As I mentioned earlier, following discussions with the House leaders of the other parties, Mr. Speaker, I believe if you seek it, you would find unanimous consent of the House to adopt the following motion. I move:

Motion

That, notwithstanding any Standing Order or usual practices of the House, once the Statutory Order regarding the Anti-terrorism Act is called on Monday, February 26, and when no member rises to speak on debate or at the expiry of the time provided for Government Orders, all questions necessary to dispose of the Statutory Order regarding the Anti-terrorism Act be deemed put, a recorded division deemed demanded and deferred until Tuesday, February 27, at 5:30 p.m.

Business of the House
Oral Questions

3:05 p.m.

Liberal

Ralph Goodale Wascana, SK

Mr. Speaker, I have a small point for clarification. Could the minister indicate specifically which portion of the procedure with respect to the strike would be held tomorrow and which portion would he expect to be held next week? Does he know exactly when next week he would proceed with that second stage?

Business of the House
Oral Questions

3:05 p.m.

Conservative

Peter Van Loan York—Simcoe, ON

Mr. Speaker, with regard to the procedural motion on the strike, we would begin with this on the Friday. That would be an effort to set terms for the debate and if there were a consent by all parties, one could move very quickly. If that were not the case, one would have to respond otherwise. In terms of when we would actually get to the legislation itself, that would depend on the disposition of the procedural order.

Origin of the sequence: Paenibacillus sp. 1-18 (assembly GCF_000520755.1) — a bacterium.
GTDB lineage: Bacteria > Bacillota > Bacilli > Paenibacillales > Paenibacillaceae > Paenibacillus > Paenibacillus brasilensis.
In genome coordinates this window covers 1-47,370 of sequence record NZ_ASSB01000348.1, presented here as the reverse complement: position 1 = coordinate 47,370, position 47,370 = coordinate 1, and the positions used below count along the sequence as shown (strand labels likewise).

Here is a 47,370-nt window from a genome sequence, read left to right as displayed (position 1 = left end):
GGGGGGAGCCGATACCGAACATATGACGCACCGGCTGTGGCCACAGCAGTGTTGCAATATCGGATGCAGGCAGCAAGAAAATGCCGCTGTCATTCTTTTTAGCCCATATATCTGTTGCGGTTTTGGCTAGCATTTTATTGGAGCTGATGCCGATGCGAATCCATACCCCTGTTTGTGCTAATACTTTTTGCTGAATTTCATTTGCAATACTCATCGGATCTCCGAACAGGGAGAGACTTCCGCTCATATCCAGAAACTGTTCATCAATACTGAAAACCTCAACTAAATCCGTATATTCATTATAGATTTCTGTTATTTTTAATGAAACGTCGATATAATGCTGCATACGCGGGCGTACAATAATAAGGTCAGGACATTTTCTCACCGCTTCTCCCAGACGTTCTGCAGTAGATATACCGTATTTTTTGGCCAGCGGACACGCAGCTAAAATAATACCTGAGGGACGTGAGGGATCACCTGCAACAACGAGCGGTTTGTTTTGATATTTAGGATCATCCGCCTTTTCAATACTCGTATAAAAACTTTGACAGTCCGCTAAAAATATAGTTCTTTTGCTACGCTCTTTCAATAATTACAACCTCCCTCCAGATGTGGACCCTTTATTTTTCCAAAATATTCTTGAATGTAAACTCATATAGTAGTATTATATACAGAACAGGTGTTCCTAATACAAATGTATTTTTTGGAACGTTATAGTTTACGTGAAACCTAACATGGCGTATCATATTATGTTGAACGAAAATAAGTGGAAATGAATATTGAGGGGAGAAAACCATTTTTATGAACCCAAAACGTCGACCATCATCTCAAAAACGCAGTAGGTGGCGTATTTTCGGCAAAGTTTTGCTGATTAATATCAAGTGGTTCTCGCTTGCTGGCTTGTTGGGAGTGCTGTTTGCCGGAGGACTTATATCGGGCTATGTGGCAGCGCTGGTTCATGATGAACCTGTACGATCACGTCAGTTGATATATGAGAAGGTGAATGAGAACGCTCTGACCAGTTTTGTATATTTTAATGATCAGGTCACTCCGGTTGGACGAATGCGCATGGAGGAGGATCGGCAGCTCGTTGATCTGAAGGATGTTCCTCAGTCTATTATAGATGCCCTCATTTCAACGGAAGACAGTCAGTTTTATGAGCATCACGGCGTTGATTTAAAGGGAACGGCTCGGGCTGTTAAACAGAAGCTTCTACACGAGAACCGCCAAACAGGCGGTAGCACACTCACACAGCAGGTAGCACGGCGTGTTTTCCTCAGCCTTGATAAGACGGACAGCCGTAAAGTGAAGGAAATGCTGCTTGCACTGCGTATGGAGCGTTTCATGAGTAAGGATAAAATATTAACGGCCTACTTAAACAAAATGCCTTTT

I hope that satisfies the opposition House leader.

I once again ask that the motion regarding the procedural order on the Anti-terrorism Act be put at this time.

Business of the House
Oral Questions

3:05 p.m.

Liberal

The Speaker Peter Milliken

Does the hon. government House leader have the unanimous consent of the House to propose the motion?

Business of the House
Oral Questions

3:05 p.m.

Some hon. members

Agreed.

Business of the House
Oral Questions

3:05 p.m.

Liberal

The Speaker Peter Milliken

The House has heard the terms of the motion. Is it the pleasure of the House to adopt the motion?

Business of the House
Oral Questions

3:05 p.m.

Some hon. members

Agreed.

Business of the House
Oral Questions

3:05 p.m.

Liberal

The Speaker Peter Milliken

(Motion agreed to)